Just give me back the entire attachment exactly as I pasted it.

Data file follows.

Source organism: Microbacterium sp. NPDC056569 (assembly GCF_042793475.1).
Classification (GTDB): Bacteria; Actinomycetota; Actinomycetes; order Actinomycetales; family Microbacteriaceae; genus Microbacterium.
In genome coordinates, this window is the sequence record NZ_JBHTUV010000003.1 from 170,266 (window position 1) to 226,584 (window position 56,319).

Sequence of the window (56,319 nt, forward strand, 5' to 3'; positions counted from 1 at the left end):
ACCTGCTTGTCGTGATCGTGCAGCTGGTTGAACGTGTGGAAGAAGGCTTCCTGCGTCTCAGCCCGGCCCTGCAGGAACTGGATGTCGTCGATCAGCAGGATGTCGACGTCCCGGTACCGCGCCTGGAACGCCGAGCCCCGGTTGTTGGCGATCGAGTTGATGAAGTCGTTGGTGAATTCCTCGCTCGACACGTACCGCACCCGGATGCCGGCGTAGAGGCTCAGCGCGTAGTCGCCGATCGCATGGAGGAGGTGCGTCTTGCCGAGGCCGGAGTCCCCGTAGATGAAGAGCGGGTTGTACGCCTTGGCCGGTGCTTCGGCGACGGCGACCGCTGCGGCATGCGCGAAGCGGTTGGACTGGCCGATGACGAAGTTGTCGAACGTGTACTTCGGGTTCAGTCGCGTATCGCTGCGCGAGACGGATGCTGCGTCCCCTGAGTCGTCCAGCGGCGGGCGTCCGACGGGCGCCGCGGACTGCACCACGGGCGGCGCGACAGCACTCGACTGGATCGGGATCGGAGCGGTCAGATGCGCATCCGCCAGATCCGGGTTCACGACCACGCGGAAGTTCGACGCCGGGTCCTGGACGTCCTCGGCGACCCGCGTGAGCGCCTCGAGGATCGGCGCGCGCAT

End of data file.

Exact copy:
Source organism: Microbacterium sp. NPDC056569 (assembly GCF_042793475.1).
Classification (GTDB): Bacteria; Actinomycetota; Actinomycetes; order Actinomycetales; family Microbacteriaceae; genus Microbacterium.
In genome coordinates, this window is the sequence record NZ_JBHTUV010000003.1 from 170,266 (window position 1) to 226,584 (window position 56,319).

Sequence of the window (56,319 nt, forward strand, 5' to 3'; positions counted from 1 at the left end):
ACCTGCTTGTCGTGATCGTGCAGCTGGTTGAACGTGTGGAAGAAGGCTTCCTGCGTCTCAGCCCGGCCCTGCAGGAACTGGATGTCGTCGATCAGCAGGATGTCGACGTCCCGGTACCGCGCCTGGAACGCCGAGCCCCGGTTGTTGGCGATCGAGTTGATGAAGTCGTTGGTGAATTCCTCGCTCGACACGTACCGCACCCGGATGCCGGCGTAGAGGCTCAGCGCGTAGTCGCCGATCGCATGGAGGAGGTGCGTCTTGCCGAGGCCGGAGTCCCCGTAGATGAAGAGCGGGTTGTACGCCTTGGCCGGTGCTTCGGCGACGGCGACCGCTGCGGCATGCGCGAAGCGGTTGGACTGGCCGATGACGAAGTTGTCGAACGTGTACTTCGGGTTCAGTCGCGTATCGCTGCGCGAGACGGATGCTGCGTCCCCTGAGTCGTCCAGCGGCGGGCGTCCGACGGGCGCCGCGGACTGCACCACGGGCGGCGCGACAGCACTCGACTGGATCGGGATCGGAGCGGTCAGATGCGCATCCGCCAGATCCGGGTTCACGACCACGCGGAAGTTCGACGCCGGGTCCTGGACGTCCTCGGCGACCCGCGTGAGCGCCTCGAGGATCGGCGCGCGCAT